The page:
International Writers Magazine: Lifestories
around me, I shiver and squirm deeper into my scarf. I hate walking
home alone at night. Its not very far and it is only 9 oclock,
I reassure myself; picking up my pace just a little. I feel the
sharpness of the wind and the rustling of leaves that you only
ever seem to notice at night. I pass the deserted sports green
and wonder, not for the first time, why there arent more
I really hate walking home alone at night. Its not until I get
a little further along that I turn a corner and see the group. Four
or five boys, or girls; I cant be sure because I cant see
their faces,all standing huddled together. Then they turn to look at
me, moving as one. For some reason I begin to feel very uneasy. Perhaps
its the cold or the dark thats engulfing me, but somehow
I know its them who are causing my anxiety. My heart beat quickens.
Its too late to cross the road and besides there only children
I tell myself. As I approach them I instinctively put my head down and
stare at the ground. I can feel their eyes upon me and hear their whispered
voices. I know there right in front of me and I think they arent
going to move to let me pass, but just at the last moment they do. Its
not until Ive hurried past them that I realise Ive been
holding my breath. I let it out and try to calm myself down. There only
kids I tell myself again.
Out of the silence something shatters, close to my feet. I jump with
the shock and suddenly realise that broken glass lies all around me.
Like an ocean of splintered glass it gleams as one of the few street-lamps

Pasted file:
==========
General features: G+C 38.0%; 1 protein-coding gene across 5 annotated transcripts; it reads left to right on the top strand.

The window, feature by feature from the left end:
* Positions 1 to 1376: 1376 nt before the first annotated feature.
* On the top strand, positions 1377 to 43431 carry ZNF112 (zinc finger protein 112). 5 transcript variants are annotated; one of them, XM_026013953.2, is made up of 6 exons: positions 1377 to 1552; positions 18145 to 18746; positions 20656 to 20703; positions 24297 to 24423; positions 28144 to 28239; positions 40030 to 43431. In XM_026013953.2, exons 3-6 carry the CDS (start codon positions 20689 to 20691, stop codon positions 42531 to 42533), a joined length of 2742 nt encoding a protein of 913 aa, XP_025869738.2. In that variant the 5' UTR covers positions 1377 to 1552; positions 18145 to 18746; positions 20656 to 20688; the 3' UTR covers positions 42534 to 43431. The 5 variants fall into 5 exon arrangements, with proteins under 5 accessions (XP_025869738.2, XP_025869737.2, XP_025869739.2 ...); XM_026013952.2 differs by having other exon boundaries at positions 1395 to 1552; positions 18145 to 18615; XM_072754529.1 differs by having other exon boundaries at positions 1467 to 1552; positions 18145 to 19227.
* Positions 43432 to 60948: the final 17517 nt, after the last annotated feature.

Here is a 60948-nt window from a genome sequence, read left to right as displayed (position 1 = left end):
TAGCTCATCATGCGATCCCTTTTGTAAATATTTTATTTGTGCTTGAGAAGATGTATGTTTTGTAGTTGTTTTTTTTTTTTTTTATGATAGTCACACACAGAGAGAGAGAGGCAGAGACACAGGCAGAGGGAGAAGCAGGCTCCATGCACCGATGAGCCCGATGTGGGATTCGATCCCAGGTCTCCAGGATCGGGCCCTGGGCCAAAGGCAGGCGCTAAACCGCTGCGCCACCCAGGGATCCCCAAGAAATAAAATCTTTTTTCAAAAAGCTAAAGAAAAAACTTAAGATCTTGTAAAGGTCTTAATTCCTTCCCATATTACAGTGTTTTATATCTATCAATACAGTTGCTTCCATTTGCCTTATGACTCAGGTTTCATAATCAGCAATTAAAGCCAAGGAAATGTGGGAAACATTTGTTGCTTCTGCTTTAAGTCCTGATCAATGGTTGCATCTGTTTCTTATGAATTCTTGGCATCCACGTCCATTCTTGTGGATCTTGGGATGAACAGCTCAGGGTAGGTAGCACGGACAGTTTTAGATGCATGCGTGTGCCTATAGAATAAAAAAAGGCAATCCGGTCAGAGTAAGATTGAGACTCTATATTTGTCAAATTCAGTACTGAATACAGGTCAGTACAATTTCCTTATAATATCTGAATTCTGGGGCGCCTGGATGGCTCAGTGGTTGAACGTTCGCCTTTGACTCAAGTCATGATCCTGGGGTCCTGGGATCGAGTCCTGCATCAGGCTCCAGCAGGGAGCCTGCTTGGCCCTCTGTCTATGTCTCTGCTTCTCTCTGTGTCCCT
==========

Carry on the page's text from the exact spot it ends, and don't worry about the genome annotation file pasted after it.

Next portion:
reflects its clear, sharp surface. I turn in horror to look behind me
and see the "kids" bent over in ape-like laughter. These so-called
children (they cant have been more than 15) had just hurled a
bottle at me. Luckily it had missed. But only just.
Anger boils up inside me and for a split second I consider stalking
over to them and giving them a piece of my mind. Then sense is restored
to my brain and I realise that approaching a group who have just tried
to hit me with a bottle probably isnt one of my wisest ideas.
I feel scared and helpless and I know theres nothing I can do.
If I call the police theyll be gone by the time they actually
get here. And besides what would the police actually do. Not a lot,
I say aloud and sighing I resign myself to walking on unavenged.
As I emerge onto the main road and see my halls a sense of relief hits
me. Instead of feeling pleased at this wave of reassurance I feel indignant.
I should be able to walk down a street where I live and feel safe. Perhaps
Im pushing my luck because its getting late and it is dark.
But there was a time when children could play in the streets and people
could leave their doors unlocked at night. Now the children playing
on the streets are the ones most likely to attack you. These kids have
no fear; they know they can get away with what they are doing. At worst
theyll get an ASBO which we all know is now the latest fashion
accessory to any self-made rebel.
Society has lost its faith in people. I dont trust the police
to necessarily protect me; just like I now avert my eyes from any youth
I encounter on the street when Im out, because I dont trust
But maybe these children have people in their life that they dont
trust and that is the root behind their behaviour. I dont know,
but what I do know is that that something needs to be done to inject
some faith back into our culture. Otherwise we will soon be living in
a world of suspicion; where no one will ever engage with anyone else
for fear of their safety. Some might argue that we are already there.
By the time I reached my flat I had resolved that next time a similar
incident occurred (In this age I have no doubt that it will) I would
call the police. Perhaps if we put aside the voices that tell us nothing
will be done to stop this anti-social behaviour. Perhaps if we all make
a stand every time someone attacks us, because essentially this is what
those kids did. Perhaps then something will have to change.
© Natalie Tehrani
Natalie is a Creative Writing student at the University of Portsmouth
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